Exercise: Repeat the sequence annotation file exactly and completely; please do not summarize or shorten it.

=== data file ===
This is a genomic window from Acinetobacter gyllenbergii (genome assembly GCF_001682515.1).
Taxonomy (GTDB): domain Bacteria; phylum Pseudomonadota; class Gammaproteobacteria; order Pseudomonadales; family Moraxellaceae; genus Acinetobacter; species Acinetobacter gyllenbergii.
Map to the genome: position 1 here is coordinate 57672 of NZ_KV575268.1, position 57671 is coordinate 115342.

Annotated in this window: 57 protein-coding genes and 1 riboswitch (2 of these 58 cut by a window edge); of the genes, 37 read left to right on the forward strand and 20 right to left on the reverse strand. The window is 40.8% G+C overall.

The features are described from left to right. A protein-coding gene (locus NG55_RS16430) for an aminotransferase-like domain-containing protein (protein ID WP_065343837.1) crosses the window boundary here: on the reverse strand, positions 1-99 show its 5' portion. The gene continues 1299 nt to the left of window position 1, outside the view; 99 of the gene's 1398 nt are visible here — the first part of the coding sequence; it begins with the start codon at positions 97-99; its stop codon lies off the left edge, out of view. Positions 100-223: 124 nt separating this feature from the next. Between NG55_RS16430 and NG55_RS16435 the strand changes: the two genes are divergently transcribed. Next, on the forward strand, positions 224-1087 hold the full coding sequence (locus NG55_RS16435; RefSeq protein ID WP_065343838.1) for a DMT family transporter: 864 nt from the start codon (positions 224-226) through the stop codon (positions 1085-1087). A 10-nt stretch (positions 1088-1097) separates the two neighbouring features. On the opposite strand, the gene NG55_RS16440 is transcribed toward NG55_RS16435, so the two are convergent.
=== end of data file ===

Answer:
This is a genomic window from Acinetobacter gyllenbergii (genome assembly GCF_001682515.1).
Taxonomy (GTDB): domain Bacteria; phylum Pseudomonadota; class Gammaproteobacteria; order Pseudomonadales; family Moraxellaceae; genus Acinetobacter; species Acinetobacter gyllenbergii.
Map to the genome: position 1 here is coordinate 57672 of NZ_KV575268.1, position 57671 is coordinate 115342.

Annotated in this window: 57 protein-coding genes and 1 riboswitch (2 of these 58 cut by a window edge); of the genes, 37 read left to right on the forward strand and 20 right to left on the reverse strand. The window is 40.8% G+C overall.

The features are described from left to right. A protein-coding gene (locus NG55_RS16430) for an aminotransferase-like domain-containing protein (protein ID WP_065343837.1) crosses the window boundary here: on the reverse strand, positions 1-99 show its 5' portion. The gene continues 1299 nt to the left of window position 1, outside the view; 99 of the gene's 1398 nt are visible here — the first part of the coding sequence; it begins with the start codon at positions 97-99; its stop codon lies off the left edge, out of view. Positions 100-223: 124 nt separating this feature from the next. Between NG55_RS16430 and NG55_RS16435 the strand changes: the two genes are divergently transcribed. Next, on the forward strand, positions 224-1087 hold the full coding sequence (locus NG55_RS16435; RefSeq protein ID WP_065343838.1) for a DMT family transporter: 864 nt from the start codon (positions 224-226) through the stop codon (positions 1085-1087). A 10-nt stretch (positions 1088-1097) separates the two neighbouring features. On the opposite strand, the gene NG55_RS16440 is transcribed toward NG55_RS16435, so the two are convergent.